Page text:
Bulacan folk scale down pagoda in river festival

/ 04:18 AM July 06, 2020

SIMPLE MASS The relic of the wooden Holy Cross is kept at the St. Martin of Tours parish church in Bocaue town, Bulacan province. Malolos Bishop Dennis Villarojo celebrates the morning Mass at the church during the river festival on Sunday. —CARMELA REYES-ESTROPE

BOCAUE, Bulacan, Philippines —Devotees of the “Mahal na Krus sa Wawa” (Holy Cross of Wawa) celebrated their annual river festival here on Sunday with a sparser Mass and a scaled-down version of the annual fluvial procession of the wooden pagoda.

Organizers had placed several health protocols against the new coronavirus disease (COVID-19) to avoid mass gathering during the occasion.


Malolos Bishop Dennis Villarojo celebrated the Mass at the St. Martin of Tours parish church with only 70 people inside to observe physical distancing and others seated on the ground outside.

Not too heavy

Villarojo likened the Holy Cross to the load that people were carrying at the height of the COVID-19 pandemic. “[But] no burden is too heavy if it comes from the Lord. That is the Cross of Christ. It does not crush us but purifies and brings us closer to God,” he said in his homily. “It will be the Cross that will carry us and not that we will carry the Cross.”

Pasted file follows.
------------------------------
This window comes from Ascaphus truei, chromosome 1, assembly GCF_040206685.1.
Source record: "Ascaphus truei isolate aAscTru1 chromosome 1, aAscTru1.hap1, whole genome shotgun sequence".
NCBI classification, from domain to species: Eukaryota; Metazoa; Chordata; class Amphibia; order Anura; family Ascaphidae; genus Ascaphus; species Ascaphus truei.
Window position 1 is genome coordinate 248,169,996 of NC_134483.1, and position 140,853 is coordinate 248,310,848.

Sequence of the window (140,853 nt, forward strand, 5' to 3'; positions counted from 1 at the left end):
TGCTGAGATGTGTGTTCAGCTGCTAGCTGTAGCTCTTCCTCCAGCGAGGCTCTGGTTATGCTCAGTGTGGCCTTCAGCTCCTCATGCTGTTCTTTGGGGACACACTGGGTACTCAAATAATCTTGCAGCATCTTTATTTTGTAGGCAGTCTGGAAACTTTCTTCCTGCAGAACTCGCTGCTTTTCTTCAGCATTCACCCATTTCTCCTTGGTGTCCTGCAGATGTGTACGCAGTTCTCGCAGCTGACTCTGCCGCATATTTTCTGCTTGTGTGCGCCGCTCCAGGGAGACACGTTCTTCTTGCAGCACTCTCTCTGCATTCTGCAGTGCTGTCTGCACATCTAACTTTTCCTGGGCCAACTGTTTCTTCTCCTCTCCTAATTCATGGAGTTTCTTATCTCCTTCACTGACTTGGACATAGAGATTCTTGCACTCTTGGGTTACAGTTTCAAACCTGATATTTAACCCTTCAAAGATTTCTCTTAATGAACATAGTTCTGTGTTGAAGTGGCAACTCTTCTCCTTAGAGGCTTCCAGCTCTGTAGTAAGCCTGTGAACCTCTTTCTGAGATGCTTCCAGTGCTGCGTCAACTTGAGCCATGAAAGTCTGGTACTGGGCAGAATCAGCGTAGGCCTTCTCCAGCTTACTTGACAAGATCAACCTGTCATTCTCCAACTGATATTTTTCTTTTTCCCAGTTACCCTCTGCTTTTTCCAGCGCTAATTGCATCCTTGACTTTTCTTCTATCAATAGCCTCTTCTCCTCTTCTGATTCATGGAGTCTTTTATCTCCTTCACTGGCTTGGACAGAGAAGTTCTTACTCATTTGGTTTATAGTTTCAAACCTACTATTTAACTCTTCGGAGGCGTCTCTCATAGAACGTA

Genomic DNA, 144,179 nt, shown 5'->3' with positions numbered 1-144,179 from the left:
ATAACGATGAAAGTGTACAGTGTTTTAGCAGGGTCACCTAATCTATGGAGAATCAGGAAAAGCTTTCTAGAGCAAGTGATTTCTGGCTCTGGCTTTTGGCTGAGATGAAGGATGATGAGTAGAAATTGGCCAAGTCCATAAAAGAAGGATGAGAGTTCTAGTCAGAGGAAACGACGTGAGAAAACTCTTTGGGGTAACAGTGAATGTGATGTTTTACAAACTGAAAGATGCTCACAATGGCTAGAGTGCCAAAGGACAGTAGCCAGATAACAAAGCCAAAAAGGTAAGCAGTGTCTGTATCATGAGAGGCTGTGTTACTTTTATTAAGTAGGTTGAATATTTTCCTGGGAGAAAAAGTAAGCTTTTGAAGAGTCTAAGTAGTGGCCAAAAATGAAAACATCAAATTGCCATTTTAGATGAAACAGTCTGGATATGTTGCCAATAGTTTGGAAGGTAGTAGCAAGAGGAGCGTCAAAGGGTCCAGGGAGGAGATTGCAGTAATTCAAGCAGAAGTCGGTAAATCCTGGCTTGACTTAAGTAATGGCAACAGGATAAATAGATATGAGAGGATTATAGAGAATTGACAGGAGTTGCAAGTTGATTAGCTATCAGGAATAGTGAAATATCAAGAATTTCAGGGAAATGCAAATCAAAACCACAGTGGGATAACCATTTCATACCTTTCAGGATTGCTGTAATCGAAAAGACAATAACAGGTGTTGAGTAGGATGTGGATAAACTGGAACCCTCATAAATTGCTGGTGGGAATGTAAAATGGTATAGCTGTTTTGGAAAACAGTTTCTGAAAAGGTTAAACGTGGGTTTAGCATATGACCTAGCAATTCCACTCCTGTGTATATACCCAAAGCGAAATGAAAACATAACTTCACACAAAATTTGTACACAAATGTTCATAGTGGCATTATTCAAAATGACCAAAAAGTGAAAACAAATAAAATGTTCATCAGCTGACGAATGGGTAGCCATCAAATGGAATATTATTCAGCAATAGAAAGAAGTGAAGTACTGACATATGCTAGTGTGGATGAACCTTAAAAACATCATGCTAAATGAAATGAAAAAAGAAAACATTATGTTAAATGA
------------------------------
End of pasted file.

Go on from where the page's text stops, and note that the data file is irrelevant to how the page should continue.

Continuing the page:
The fluvial procession on the Bocaue River began at 11 a.m. but organizers had dropped the large multilevel pagoda that usually held the Holy Cross.

In the past six years, the pagoda had been carried by several large boats and clamped by metal braces to make it sturdy and ensure the safety of devotees.

But this time, the wooden cross was placed in a government-owned yacht and a recorded prayer for healing was played from it as it sailed for an hour.


The celebration marked the 170th discovery year of the miraculous wooden Holy Cross that was found floating along the section of the Bocaue River called Wawa in 1850.

Residents said the cross was owned by the town’s old church that had been razed by a fire. The cross was later kept in the riverside church here.

A fluvial parade for the Holy Cross had been held since then as a tribute to the relic.

On July 2, 1993, 270 devotees on a barge bearing the pagoda drowned when it collapsed due to excess weight. Because of the tragedy, the pagoda never sailed again for 21 years until the procession was revived in 2014.


Carmela Reyes-Estrope

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